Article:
2.  A Clinician Educator wishing to appeal a decision made by the Vice Dean on a reappointment or promotion matter (as distinguished, for example, from a termination decision made at the department level) may file an appeal with the Dean, who will designate an experienced faculty member (or emeritus faculty member, or member of the Clinician Educator line) to perform the functions assigned to the Vice Dean in Section, but who will operate independently of the Vice Dean and Dean.  When performing those functions, the designated individual will likewise be subject to the General Provisions in Section 3.7.3 below as would the Vice Dean.  Further review of the decision of the designated individual may be sought from the Dean under Section 

3. A Clinician Educator wishing to appeal a decision made by the Vice Dean (other than on a reappointment of promotion matter) or the Dean (other than on further review) may file a written appeal with the Dean, who will perform the functions assigned to the Vice Dean in Section At the end of the process, the Dean’s decision will be conveyed to the appellant and is final.

3.7.3 General Provisions

1. Delegation

The Vice Dean and the Dean may each delegate their duties under Section 3.7.2 to another person, who shall then serve in the role of the Vice Dean or the Dean, respectively, under this policy. 

2. Time Guidelines

Because it is important for all concerned that appeals be resolved expeditiously, the Vice Dean and the Dean (including any delegated or designated individual) should attempt to follow these guidelines: within 30 days from the receipt of the appeal, the Vice Dean should inform the appellant about the procedures to be used in their case. The Vice Dean should seek to decide the case within 60 days from receipt of the appeal (or, in the case of an appeal of a reappointment or promotion decision within 60 days of receipt of the relevant documentation), and the Dean should seek to make a final determination within 60 days from receipt of the appellant’s request for further review. The application of these guidelines to a particular case may be modified by the Vice Dean or Dean, at their discretion. If such modifications become necessary, the appellant will be informed of the delay.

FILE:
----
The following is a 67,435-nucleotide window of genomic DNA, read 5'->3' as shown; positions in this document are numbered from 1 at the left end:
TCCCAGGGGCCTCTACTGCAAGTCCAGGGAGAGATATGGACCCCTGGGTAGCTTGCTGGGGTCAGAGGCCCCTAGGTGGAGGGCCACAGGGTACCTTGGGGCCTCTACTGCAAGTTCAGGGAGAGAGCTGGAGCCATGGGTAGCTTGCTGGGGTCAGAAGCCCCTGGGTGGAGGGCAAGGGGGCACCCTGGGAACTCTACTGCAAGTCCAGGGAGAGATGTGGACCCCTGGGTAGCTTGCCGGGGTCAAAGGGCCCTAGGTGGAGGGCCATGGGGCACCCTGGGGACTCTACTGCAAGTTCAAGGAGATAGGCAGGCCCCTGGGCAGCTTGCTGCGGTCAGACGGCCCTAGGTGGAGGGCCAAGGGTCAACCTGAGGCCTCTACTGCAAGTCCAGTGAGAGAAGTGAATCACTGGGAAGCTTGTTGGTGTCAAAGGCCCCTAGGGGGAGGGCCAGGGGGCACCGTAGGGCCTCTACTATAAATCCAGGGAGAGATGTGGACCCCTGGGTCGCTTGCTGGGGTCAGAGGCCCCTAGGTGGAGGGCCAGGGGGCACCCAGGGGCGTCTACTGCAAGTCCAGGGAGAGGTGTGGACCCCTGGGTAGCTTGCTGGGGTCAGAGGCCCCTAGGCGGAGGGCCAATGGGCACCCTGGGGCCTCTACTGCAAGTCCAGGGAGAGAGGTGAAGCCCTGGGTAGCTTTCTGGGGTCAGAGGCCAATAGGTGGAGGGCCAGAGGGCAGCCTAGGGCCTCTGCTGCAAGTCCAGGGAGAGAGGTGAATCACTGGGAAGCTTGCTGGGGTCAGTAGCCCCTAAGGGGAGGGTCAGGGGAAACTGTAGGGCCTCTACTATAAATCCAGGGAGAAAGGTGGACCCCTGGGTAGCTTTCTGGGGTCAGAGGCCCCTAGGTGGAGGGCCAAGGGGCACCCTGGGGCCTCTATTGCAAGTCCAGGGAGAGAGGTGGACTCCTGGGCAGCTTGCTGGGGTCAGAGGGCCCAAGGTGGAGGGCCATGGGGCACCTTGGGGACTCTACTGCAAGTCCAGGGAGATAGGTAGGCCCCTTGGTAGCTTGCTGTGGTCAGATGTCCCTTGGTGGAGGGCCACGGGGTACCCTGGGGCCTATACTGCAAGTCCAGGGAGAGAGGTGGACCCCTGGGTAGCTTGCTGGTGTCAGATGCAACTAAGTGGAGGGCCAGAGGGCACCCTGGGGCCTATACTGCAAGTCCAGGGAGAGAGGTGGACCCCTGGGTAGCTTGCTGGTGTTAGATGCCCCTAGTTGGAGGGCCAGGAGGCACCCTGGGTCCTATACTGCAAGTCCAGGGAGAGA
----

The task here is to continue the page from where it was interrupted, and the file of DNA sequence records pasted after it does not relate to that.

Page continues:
3. Confidentiality

a. Any material that has been solicited or received with the understanding that it would be kept in confidence must not be revealed in the appeal process to any person, including the appellant, who was not a party to the confidential material. The material may, however, be examined by individuals who have been consulted by the Vice Dean or Dean as part of the appeal process, and who will in turn maintain its confidentiality.

b. Because it concerns individual personnel matters, the appeal process is not a public proceeding.

4. Advisors

The appellant, the person(s) whose decision is being appealed, and anyone else called to provide information on the appeal, may be accompanied by an advisor to any discussion with the Vice Dean, Dean or with their delegate (or designated individual), or with the Fact-Finder. The advisor’s role is to advise the relevant party; the advisor, therefore, may not directly address those considering the appeal. Advisors must be members of the Stanford Professoriate or the Clinician Educator Line.

5. Fact-Finders

The Vice Dean and/or Dean may select an individual to gather information about the appeal. The Fact-Finder is not an advocate for either the decision-maker or the appellant. The Fact- Finder’s role is to answer clearly defined questions and to report on unexpected aspects of the case. The Fact-Finder is not to make formal recommendations about how the case should be resolved.

6. Inquiries

Inquiries about these procedures should be directed to the Dean’s office.